"What caused the U-turn by the leadership of a country of 46 million people that occupies a strategic position between the EU and Russia? Public and private arm-twisting by Putin, including threats to Ukraine'seconomyand Yanukovich's political future, played a significant part. But the unwillingness of the EU and International Monetary Fund to be flexible in their demands of Ukraine also had an effect, making them less attractive partners."
"The crisis unleashed by Yanukovich's rejection of EU overtures in favour of closer ties with former master Moscow has cast fresh light on the intrigue and promiscuous politics of Ukraine's post-Orange Revolution elite; like all good businessmen, oligarchs hedge their bets."
Arch Puddington discusses the growing list of governments that are using the criminal justice system to punish former leaders, including Ukraine which recently sentenced former prime minister Yuliya Tymoshenko.
A deal to extend the stay of Russia's Black Sea Fleet in the Crimea in exchange for up to $40 billion worth of gas discounts stops Ukraine's drift toward NATO, but political-military integration with Russia is not in the interests of the nation.
This paper from the German Marshall Fund of the United States notes Georgia's better performance compared to Ukraine in two key areas of reform: improving the rule of law and battling corruption. The paper says that Ukraine’s failure to capitalize on the hopes raised by the ‘Orange Revolution’ has been highlighted by the recent Nato summit in Riga, where it became plain that plans to fast track Ukraine’s NATO membership application have been shelved indefinitely.
Ambassador Blackwill and Mr. Simes discuss the stage currently being set for an even more dramatic confrontation between the West and Russia over Ukraine. The authors argue that President Obama must recognize the danger to U.S. national interests that the crisis may create and act accordingly.
In Ukraine, the United States seeks an outcome that may not be achievable; in Gaza, U.S. policy needs to transcend the immediate crisis and recast the basic dynamics of the conflict. Finding out whether these crises have seeds of opportunity within them is the purpose of foreign policy, writes CFR President Richard N. Haass.
In showing leadership on Ukraine, however, the president may be focusing on the wrong issue—on getting an honest investigation of the Malaysian Airlines crash rather than on the broader question of Russia's ongoing attempt to dismember a neighboring state.
Stephen Biddle and Ivan Oelrich argue that accurately defending airspace is more complex than having the right equipment; it requires a well-functioning organization, something the Ukrainian separatists lack.
Writing in USA Today, Janine Davidson assesses the global impact of the MH17 tragedy. She argues that, in order to resolve the Ukrainian crisis, the United States must take a harder line against Russia. This will entail a mix of NATO response, economic sanctions, and international pressure.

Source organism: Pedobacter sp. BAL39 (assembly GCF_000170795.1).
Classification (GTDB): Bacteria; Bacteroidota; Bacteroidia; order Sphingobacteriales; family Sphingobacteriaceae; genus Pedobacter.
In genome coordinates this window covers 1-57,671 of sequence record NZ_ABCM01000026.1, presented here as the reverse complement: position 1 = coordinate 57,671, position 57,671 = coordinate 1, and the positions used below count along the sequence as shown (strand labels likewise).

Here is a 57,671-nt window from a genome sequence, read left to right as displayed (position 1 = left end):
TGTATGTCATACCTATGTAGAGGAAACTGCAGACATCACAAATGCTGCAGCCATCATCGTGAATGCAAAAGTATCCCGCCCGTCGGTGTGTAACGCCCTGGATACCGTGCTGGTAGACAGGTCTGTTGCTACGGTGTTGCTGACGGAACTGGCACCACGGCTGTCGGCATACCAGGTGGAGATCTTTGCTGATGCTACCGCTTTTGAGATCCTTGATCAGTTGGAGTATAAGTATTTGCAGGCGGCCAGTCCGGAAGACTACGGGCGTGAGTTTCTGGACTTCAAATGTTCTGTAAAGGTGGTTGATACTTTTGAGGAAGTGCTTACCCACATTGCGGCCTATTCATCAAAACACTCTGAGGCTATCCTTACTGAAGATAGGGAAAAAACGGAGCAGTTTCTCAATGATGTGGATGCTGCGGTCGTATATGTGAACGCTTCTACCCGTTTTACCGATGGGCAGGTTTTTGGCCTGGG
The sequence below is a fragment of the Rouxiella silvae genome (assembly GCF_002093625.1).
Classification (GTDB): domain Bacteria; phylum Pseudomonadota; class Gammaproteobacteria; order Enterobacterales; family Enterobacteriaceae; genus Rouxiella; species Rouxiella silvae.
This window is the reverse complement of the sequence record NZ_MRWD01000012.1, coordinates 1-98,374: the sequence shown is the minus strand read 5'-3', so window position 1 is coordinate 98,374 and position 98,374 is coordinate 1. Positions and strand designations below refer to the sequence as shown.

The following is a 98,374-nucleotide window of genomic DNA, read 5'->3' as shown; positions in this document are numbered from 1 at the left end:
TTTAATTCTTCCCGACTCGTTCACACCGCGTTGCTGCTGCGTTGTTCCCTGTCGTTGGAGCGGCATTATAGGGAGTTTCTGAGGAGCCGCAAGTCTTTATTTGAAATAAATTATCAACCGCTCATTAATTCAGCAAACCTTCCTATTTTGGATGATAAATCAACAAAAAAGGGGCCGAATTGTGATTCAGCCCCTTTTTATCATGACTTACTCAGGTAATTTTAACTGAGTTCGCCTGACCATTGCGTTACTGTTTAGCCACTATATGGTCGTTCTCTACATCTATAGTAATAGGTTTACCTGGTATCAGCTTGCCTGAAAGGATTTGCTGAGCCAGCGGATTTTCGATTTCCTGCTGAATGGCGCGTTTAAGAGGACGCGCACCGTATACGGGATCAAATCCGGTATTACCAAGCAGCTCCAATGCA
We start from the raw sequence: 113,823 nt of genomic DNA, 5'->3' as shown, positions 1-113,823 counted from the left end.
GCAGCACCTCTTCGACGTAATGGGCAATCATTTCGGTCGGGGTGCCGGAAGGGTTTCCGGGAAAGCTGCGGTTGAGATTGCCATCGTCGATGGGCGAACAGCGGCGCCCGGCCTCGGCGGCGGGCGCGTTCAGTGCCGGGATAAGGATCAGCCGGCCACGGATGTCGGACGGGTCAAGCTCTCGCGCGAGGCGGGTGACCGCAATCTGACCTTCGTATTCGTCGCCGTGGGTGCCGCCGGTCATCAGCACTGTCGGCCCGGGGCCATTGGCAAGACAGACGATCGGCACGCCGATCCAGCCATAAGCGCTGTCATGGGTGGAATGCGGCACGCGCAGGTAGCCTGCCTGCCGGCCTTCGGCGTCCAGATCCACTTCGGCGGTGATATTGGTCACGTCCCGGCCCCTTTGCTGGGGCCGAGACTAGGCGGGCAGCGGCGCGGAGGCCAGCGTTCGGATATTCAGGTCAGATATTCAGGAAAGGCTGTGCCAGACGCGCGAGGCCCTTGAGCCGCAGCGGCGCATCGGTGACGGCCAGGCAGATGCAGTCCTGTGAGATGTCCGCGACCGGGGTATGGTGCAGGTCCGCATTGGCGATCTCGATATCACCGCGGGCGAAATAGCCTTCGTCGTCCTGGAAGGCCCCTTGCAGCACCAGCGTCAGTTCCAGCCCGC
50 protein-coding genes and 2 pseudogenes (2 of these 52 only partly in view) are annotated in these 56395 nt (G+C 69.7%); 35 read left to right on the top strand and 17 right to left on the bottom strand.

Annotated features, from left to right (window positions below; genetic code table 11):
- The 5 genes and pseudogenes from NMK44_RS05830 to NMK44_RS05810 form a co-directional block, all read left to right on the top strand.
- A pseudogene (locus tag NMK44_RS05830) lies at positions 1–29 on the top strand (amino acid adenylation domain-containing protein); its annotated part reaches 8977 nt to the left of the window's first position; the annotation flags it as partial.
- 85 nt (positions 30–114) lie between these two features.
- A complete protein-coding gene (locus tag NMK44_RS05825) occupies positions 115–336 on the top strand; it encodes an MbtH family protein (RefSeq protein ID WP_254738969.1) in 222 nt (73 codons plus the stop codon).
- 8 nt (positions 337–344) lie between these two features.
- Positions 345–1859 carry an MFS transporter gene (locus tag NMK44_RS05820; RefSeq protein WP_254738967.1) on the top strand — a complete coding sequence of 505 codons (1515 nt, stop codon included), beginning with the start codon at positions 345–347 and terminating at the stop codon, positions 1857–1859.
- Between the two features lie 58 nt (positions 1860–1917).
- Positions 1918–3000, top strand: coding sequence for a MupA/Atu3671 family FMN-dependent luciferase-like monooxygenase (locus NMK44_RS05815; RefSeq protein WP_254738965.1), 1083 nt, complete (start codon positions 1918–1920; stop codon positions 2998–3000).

Reflecting on a speech by Zbigniew Brzezinski, Janine Davidson considers the most effective steps to deter Russian President Vladimir Putin from further aggressive acts against Ukraine. She concludes that there are concrete military options that can deter without provoking—and these are the ones NATO should follow.
In Project Syndicate, Richard Haass writes: "The strategy needed to resist Putin's efforts to expand Russia's influence beyond its borders – and to induce change within them – resembles nothing so much as the 'containment' doctrine that guided Western policy for the four decades of the Cold War."
The Council on Foreign Relations' David Rockefeller Studies Program—CFR's "think tank"—is home to more than seventy full-time, adjunct, and visiting scholars and practitioners (called "fellows"). Their expertise covers the world's major regions as well as the critical issues shaping today's global agenda. Download the printable CFR Experts Guide.
The authors argue that it is essential to begin working now to expand and establish rules and norms governing armed drones, thereby creating standards of behavior that other countries will be more likely to follow.
The author examines Pakistan's complex role in U.S. foreign policy and advocates for a two-pronged approach that works to quarantine threats while integrating Pakistan into the broader U.S. agenda in Asia.
Learn more about CFR’s mission and its work over the past year in the 2014 Annual Report. The Annual Report spotlights new initiatives, high-profile events, and authoritative scholarship from CFR experts, and includes a message from CFR President Richard N. Haass. Read and download »